With the Open now closed, it’s meet to take stock of the net effect of such a huge circus rolling into as small a town as Gullane. From almost any perspective, it must be considered a huge success and the R&A, supported by a myriad of organisations, deserve praise for the way it knitted together and showcased top-notch golf at a top-notch venue with minimal distractions.
The weather was especially kind—to the onlookers, if not to the players themselves. A run-up of glorious summer weather had left greens “like glass” and fairways almost as fast as the greens. Together with fearsome rough that lurks close on either side, this was the downfall of many a fine contender on the first sun-drenched day as balls rolled further than they should have. Unlike many such top-rank golf contests, a below-par score was a rarity and highly-ranked golfers like Rory McIlroy stumbled into plus territory.
A second day of blazing weather fooled many who thought they had the measure of the course now as the wind swung from West to East and balls rolled in entirely different patterns. As a result, the cut winnowed out many worthy and famous names from Faldo to McIlroy and the spread of scores was unusually narrow, making it anyone’s contest and setting up a couple of cliffhanger days of fine links golf over the weekend. The top of the stand at the 13th was judged to be the prime seat as, not only could you see several other holes but the views of Gullane Hill’s fine houses and the panorama of the Forth were made as the more stunning in the summer sun.
Meantime, the impact of the Open on the surrounding communities became clear. With local roads closed, there was minor disruption to residents who had coded passes for vehicles to give them access. The provision of both park-and-ride and thrice-hourly trains to Drem worked very well and ScotRail/Stagecoach/Scottish Police are to be commended for whisking 7,000 fans daily in and out of the tiny station with even larger numbers using the Ballencrieff or Muirton P&R. The only transport black mark goes to FirstBus who insisted on running a bog-standard 124/X24 half-hourly service through Gullane, resulting in frequent overcrowding between Musselburgh & Gullane.
And it was at those park-and-rides that the first mumbles were heard regarding prices. Not only was a day ticket a hefty £75 (with no concessions) but the £15 P&R charge was regarded as steep. Add in the fact that anything being sold inside the event itself was at a steep premium (bottle of water: £2.50) and it is little wonder that the numbers attending slumped from previous years—some 10% down at around 30,000 each day. Whether the R&A takes this on board in the present ever-tightening economic stagnation remains to be seen.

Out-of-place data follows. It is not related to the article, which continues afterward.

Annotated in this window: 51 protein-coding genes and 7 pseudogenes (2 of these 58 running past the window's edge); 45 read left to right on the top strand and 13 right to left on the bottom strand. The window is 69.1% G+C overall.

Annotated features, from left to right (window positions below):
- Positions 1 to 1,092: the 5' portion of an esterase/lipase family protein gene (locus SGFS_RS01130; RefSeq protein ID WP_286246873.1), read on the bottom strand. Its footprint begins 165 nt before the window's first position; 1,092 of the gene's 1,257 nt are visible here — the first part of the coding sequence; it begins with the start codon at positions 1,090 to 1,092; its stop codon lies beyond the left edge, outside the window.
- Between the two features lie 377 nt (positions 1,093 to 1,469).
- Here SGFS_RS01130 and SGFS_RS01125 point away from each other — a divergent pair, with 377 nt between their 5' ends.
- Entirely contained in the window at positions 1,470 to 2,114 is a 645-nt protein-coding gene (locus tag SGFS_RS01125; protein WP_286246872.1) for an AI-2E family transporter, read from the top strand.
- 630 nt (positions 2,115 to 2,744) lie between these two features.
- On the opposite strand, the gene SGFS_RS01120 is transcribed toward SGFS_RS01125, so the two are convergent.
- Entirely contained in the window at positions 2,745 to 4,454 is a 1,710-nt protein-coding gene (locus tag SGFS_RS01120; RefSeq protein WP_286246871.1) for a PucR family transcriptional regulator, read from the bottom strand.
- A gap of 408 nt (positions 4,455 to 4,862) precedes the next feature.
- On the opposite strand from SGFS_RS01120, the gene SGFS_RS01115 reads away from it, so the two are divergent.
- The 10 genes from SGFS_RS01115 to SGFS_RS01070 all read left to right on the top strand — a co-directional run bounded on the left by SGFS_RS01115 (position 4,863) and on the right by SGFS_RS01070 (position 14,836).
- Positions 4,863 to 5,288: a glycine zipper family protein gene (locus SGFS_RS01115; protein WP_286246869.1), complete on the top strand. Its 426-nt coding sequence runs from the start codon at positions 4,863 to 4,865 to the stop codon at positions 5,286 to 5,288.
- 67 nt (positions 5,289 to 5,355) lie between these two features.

Certainly, there was little indication of parsimony at the heart of the contest. All the usual sponsors were there; a fleet of grey Mercedes courtesy cars whisked insiders where they wished to go; the big BBC studio overlooking the 18th was dwarfed by ESPN’s double studio and 200 staff in attendance. The Bollinger tent was going like a fair and people (well, men) were snapping up expensive golfing wear of questionable colour schemes.
Although some had benefitted during the weeks of run-up, local businesses who offered daytime services did suffer serious falls in takings over the four days: few of the shops, cafes and restaurants in Gullane saw much business until the day’s golf was done and Fenton Barns, even though technically accessible, suffered hugely from having the through road to Drem closed. North Berwick reported significant drops in daytime activity as people from Edinburgh perceived the area to be choked with traffic and gave the place a miss.
But the story was better in the evenings. All the restaurants, while having minimal lunch business went like a fair each evening, with available tables like hen’s teeth as famous names block-booked for eight or more. Most popular of all was Zito’s where Bert gave his usual virtuoso front-of-house performance in presenting excellent food. Over the week it developed into the players’ favourite haunt—so much so that a group of golfers left their stunned waitress a £250 tip and staunchly rebuffed her refusal.
There was also, unlike in 2002, a timely recognition of when opportunity might present itself along the High Street. As a result, a handful of shops stayed open late into the evening, including Blues & Greens, Etc, Tippecanoe and Locketts who found good business in the hundreds of players and spectators when wandered the High Street throughout each evening.
So, if there are lessons to be learned (apart for the R&A shifting a thrawn Muirfield out of its neanderthal attitude on gender) for next time, it would be for a more proactive role by the Council’s Economic Development to formulate a plan that better spreads the wealth to local business more. As a start, a much more comprehensive explanation of the traffic plan that didn’t fall between an over-simplified diagram from the police and fifteen pages of legal TRO gibberish from the Roads department would help.
Oh—and more fabulous weather would help.